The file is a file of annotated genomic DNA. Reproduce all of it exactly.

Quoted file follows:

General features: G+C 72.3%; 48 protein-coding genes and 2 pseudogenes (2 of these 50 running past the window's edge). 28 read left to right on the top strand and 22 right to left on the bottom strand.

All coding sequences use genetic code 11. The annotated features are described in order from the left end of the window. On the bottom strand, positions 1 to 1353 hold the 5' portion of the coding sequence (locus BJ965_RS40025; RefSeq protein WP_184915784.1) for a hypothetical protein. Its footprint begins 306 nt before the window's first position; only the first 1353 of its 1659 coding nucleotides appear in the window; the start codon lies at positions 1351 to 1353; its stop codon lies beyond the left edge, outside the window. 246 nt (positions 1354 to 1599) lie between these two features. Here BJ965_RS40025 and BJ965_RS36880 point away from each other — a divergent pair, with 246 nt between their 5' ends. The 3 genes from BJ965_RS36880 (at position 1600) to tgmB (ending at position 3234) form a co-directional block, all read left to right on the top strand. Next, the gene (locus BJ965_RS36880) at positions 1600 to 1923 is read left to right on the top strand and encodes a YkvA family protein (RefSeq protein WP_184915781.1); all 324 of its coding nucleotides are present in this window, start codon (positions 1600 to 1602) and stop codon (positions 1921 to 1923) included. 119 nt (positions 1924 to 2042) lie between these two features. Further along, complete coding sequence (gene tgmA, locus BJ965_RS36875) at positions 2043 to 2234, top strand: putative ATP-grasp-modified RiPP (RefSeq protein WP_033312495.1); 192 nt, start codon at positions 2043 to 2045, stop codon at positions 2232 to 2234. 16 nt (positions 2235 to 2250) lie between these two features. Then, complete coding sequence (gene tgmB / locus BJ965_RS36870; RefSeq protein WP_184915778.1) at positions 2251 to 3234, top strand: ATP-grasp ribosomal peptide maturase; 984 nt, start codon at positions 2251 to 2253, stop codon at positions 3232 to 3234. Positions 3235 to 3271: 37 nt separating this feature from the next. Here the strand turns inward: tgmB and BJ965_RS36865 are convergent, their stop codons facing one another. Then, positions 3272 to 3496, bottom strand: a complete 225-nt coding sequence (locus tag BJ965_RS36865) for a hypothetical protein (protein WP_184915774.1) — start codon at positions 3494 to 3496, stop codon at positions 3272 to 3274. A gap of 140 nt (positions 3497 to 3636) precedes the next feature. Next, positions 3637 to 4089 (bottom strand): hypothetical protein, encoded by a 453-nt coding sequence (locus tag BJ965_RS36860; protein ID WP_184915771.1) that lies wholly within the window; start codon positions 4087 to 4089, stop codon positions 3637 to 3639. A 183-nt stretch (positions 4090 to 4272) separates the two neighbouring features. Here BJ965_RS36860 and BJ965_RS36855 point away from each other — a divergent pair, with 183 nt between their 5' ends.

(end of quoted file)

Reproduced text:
General features: G+C 72.3%; 48 protein-coding genes and 2 pseudogenes (2 of these 50 running past the window's edge). 28 read left to right on the top strand and 22 right to left on the bottom strand.

All coding sequences use genetic code 11. The annotated features are described in order from the left end of the window. On the bottom strand, positions 1 to 1353 hold the 5' portion of the coding sequence (locus BJ965_RS40025; RefSeq protein WP_184915784.1) for a hypothetical protein. Its footprint begins 306 nt before the window's first position; only the first 1353 of its 1659 coding nucleotides appear in the window; the start codon lies at positions 1351 to 1353; its stop codon lies beyond the left edge, outside the window. 246 nt (positions 1354 to 1599) lie between these two features. Here BJ965_RS40025 and BJ965_RS36880 point away from each other — a divergent pair, with 246 nt between their 5' ends. The 3 genes from BJ965_RS36880 (at position 1600) to tgmB (ending at position 3234) form a co-directional block, all read left to right on the top strand. Next, the gene (locus BJ965_RS36880) at positions 1600 to 1923 is read left to right on the top strand and encodes a YkvA family protein (RefSeq protein WP_184915781.1); all 324 of its coding nucleotides are present in this window, start codon (positions 1600 to 1602) and stop codon (positions 1921 to 1923) included. 119 nt (positions 1924 to 2042) lie between these two features. Further along, complete coding sequence (gene tgmA, locus BJ965_RS36875) at positions 2043 to 2234, top strand: putative ATP-grasp-modified RiPP (RefSeq protein WP_033312495.1); 192 nt, start codon at positions 2043 to 2045, stop codon at positions 2232 to 2234. 16 nt (positions 2235 to 2250) lie between these two features. Then, complete coding sequence (gene tgmB / locus BJ965_RS36870; RefSeq protein WP_184915778.1) at positions 2251 to 3234, top strand: ATP-grasp ribosomal peptide maturase; 984 nt, start codon at positions 2251 to 2253, stop codon at positions 3232 to 3234. Positions 3235 to 3271: 37 nt separating this feature from the next. Here the strand turns inward: tgmB and BJ965_RS36865 are convergent, their stop codons facing one another. Then, positions 3272 to 3496, bottom strand: a complete 225-nt coding sequence (locus tag BJ965_RS36865) for a hypothetical protein (protein WP_184915774.1) — start codon at positions 3494 to 3496, stop codon at positions 3272 to 3274. A gap of 140 nt (positions 3497 to 3636) precedes the next feature. Next, positions 3637 to 4089 (bottom strand): hypothetical protein, encoded by a 453-nt coding sequence (locus tag BJ965_RS36860; protein ID WP_184915771.1) that lies wholly within the window; start codon positions 4087 to 4089, stop codon positions 3637 to 3639. A 183-nt stretch (positions 4090 to 4272) separates the two neighbouring features. Here BJ965_RS36860 and BJ965_RS36855 point away from each other — a divergent pair, with 183 nt between their 5' ends.